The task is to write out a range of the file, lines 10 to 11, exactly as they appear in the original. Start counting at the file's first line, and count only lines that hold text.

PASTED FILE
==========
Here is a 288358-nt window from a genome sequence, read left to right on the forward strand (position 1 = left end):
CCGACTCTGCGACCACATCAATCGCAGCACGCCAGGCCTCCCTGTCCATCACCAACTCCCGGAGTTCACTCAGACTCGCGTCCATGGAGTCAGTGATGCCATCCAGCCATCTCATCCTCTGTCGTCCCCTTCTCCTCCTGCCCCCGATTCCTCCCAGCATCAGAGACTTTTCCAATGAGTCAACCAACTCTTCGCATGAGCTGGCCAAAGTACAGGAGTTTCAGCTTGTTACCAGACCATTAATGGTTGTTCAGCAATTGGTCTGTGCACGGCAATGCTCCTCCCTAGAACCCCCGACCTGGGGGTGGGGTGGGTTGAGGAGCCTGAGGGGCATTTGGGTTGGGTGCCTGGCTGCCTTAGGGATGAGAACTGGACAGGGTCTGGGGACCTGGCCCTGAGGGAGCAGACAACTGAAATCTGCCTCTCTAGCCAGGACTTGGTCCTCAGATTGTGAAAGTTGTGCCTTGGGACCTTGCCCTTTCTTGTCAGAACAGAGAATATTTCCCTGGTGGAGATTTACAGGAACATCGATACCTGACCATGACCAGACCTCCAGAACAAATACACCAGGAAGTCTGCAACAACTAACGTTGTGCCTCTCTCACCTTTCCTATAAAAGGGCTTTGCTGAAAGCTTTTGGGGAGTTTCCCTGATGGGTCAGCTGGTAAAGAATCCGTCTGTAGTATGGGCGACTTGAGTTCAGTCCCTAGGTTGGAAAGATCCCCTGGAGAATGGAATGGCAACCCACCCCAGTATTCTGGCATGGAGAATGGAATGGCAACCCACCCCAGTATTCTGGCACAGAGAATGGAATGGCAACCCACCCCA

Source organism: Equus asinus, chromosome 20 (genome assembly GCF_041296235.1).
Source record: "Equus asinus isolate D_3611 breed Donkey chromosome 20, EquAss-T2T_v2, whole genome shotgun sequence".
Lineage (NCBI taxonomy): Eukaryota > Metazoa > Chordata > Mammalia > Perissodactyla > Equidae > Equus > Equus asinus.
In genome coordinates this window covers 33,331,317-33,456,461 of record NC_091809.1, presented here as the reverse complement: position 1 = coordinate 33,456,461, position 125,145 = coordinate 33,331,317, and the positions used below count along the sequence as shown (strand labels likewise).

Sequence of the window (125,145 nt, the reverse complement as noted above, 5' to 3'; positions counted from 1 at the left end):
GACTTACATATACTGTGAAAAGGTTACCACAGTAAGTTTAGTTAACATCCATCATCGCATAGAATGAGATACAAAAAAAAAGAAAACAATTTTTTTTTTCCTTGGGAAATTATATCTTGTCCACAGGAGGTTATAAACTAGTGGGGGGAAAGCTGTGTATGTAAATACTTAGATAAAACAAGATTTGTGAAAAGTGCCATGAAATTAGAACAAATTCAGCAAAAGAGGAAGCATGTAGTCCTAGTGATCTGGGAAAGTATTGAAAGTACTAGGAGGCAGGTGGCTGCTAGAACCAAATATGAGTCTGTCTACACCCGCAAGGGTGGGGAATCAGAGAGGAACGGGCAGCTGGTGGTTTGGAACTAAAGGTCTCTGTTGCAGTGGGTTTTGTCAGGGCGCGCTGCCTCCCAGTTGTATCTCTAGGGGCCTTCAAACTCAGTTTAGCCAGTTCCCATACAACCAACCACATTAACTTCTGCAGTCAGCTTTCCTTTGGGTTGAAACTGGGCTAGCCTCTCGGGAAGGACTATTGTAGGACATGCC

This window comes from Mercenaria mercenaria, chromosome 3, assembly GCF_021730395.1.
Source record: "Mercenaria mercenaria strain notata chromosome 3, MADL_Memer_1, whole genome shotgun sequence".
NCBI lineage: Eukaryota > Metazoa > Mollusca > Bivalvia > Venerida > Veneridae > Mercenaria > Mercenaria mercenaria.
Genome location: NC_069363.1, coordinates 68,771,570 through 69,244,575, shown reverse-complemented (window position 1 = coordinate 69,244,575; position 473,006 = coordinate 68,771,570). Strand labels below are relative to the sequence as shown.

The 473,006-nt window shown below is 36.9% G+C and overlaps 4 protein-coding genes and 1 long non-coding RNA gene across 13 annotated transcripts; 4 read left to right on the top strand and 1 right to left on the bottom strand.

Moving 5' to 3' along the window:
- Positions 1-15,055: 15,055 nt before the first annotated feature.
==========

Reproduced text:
Source record: "Mercenaria mercenaria strain notata chromosome 3, MADL_Memer_1, whole genome shotgun sequence".
NCBI lineage: Eukaryota > Metazoa > Mollusca > Bivalvia > Venerida > Veneridae > Mercenaria > Mercenaria mercenaria.